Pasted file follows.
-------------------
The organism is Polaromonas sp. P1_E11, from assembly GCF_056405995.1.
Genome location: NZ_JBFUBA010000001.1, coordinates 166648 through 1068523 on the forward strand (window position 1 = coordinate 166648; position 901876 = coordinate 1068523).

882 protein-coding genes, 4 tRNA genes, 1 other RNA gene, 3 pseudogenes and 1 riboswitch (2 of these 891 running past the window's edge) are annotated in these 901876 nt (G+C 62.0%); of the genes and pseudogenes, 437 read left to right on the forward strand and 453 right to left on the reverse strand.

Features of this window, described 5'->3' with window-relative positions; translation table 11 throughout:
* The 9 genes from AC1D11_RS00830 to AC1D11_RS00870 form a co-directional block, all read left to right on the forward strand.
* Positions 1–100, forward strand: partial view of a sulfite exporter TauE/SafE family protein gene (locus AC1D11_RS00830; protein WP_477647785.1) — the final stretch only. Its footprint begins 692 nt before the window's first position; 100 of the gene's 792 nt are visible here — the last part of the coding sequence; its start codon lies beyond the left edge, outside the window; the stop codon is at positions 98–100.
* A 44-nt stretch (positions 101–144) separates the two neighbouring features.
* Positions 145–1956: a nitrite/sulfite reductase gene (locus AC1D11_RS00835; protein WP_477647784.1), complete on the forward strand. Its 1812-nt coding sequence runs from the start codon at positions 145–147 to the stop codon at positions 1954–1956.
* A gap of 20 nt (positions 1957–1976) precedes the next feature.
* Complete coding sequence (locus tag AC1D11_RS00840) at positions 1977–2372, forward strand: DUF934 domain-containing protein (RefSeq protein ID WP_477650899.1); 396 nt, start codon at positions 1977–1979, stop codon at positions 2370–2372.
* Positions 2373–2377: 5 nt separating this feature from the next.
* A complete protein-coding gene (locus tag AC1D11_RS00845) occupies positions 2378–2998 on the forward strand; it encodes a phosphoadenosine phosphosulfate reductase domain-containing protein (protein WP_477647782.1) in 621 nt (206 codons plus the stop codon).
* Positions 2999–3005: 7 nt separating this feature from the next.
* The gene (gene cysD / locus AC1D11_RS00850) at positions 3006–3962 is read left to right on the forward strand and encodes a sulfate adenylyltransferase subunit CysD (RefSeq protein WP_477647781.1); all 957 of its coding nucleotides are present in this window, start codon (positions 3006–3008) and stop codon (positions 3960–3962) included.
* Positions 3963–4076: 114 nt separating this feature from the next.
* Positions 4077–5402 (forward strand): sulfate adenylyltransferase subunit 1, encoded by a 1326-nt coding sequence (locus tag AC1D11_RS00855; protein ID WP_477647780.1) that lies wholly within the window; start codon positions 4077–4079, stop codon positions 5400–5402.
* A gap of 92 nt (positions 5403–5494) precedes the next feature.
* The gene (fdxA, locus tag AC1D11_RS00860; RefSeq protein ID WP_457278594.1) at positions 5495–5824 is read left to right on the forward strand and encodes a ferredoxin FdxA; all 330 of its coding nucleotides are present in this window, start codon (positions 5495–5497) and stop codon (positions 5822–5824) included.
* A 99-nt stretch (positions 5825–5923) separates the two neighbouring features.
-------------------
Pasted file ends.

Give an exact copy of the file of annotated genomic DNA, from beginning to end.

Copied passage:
The organism is Polaromonas sp. P1_E11, from assembly GCF_056405995.1.
Genome location: NZ_JBFUBA010000001.1, coordinates 166648 through 1068523 on the forward strand (window position 1 = coordinate 166648; position 901876 = coordinate 1068523).

882 protein-coding genes, 4 tRNA genes, 1 other RNA gene, 3 pseudogenes and 1 riboswitch (2 of these 891 running past the window's edge) are annotated in these 901876 nt (G+C 62.0%); of the genes and pseudogenes, 437 read left to right on the forward strand and 453 right to left on the reverse strand.

Features of this window, described 5'->3' with window-relative positions; translation table 11 throughout:
* The 9 genes from AC1D11_RS00830 to AC1D11_RS00870 form a co-directional block, all read left to right on the forward strand.
* Positions 1–100, forward strand: partial view of a sulfite exporter TauE/SafE family protein gene (locus AC1D11_RS00830; protein WP_477647785.1) — the final stretch only. Its footprint begins 692 nt before the window's first position; 100 of the gene's 792 nt are visible here — the last part of the coding sequence; its start codon lies beyond the left edge, outside the window; the stop codon is at positions 98–100.
* A 44-nt stretch (positions 101–144) separates the two neighbouring features.
* Positions 145–1956: a nitrite/sulfite reductase gene (locus AC1D11_RS00835; protein WP_477647784.1), complete on the forward strand. Its 1812-nt coding sequence runs from the start codon at positions 145–147 to the stop codon at positions 1954–1956.
* A gap of 20 nt (positions 1957–1976) precedes the next feature.
* Complete coding sequence (locus tag AC1D11_RS00840) at positions 1977–2372, forward strand: DUF934 domain-containing protein (RefSeq protein ID WP_477650899.1); 396 nt, start codon at positions 1977–1979, stop codon at positions 2370–2372.
* Positions 2373–2377: 5 nt separating this feature from the next.
* A complete protein-coding gene (locus tag AC1D11_RS00845) occupies positions 2378–2998 on the forward strand; it encodes a phosphoadenosine phosphosulfate reductase domain-containing protein (protein WP_477647782.1) in 621 nt (206 codons plus the stop codon).
* Positions 2999–3005: 7 nt separating this feature from the next.
* The gene (gene cysD / locus AC1D11_RS00850) at positions 3006–3962 is read left to right on the forward strand and encodes a sulfate adenylyltransferase subunit CysD (RefSeq protein WP_477647781.1); all 957 of its coding nucleotides are present in this window, start codon (positions 3006–3008) and stop codon (positions 3960–3962) included.
* Positions 3963–4076: 114 nt separating this feature from the next.
* Positions 4077–5402 (forward strand): sulfate adenylyltransferase subunit 1, encoded by a 1326-nt coding sequence (locus tag AC1D11_RS00855; protein ID WP_477647780.1) that lies wholly within the window; start codon positions 4077–4079, stop codon positions 5400–5402.
* A gap of 92 nt (positions 5403–5494) precedes the next feature.
* The gene (fdxA, locus tag AC1D11_RS00860; RefSeq protein ID WP_457278594.1) at positions 5495–5824 is read left to right on the forward strand and encodes a ferredoxin FdxA; all 330 of its coding nucleotides are present in this window, start codon (positions 5495–5497) and stop codon (positions 5822–5824) included.
* A 99-nt stretch (positions 5825–5923) separates the two neighbouring features.